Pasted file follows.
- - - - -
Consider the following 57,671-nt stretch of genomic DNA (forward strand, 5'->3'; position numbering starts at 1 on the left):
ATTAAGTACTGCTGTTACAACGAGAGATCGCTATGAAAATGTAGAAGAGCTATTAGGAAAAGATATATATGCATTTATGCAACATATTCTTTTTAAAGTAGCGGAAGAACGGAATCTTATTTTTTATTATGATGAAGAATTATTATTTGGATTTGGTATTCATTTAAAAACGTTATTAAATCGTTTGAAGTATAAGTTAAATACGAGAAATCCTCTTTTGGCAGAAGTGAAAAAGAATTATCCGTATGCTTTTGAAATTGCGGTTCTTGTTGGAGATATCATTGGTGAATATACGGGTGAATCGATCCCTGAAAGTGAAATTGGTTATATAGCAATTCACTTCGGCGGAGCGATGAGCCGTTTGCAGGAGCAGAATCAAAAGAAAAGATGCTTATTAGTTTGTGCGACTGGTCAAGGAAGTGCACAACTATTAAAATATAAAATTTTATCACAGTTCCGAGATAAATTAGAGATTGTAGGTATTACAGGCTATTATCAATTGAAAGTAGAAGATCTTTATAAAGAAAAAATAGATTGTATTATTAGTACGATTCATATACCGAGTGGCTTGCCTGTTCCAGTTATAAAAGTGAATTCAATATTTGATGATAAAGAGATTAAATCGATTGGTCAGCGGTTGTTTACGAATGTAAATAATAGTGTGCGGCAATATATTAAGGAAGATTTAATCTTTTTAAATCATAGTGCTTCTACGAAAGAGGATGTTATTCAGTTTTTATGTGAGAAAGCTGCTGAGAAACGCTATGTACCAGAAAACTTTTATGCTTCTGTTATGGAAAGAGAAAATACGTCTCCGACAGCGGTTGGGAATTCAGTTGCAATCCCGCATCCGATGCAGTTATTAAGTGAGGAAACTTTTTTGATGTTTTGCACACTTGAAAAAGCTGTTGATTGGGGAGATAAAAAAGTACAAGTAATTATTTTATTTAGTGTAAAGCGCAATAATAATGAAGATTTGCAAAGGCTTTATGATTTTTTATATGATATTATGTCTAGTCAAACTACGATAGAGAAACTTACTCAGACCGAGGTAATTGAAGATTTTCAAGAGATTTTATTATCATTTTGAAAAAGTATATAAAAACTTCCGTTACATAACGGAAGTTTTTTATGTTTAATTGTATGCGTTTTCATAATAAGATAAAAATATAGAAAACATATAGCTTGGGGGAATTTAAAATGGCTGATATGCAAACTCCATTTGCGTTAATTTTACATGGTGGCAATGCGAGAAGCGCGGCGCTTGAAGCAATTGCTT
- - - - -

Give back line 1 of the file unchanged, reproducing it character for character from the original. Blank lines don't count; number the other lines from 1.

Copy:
Consider the following 57,671-nt stretch of genomic DNA (forward strand, 5'->3'; position numbering starts at 1 on the left):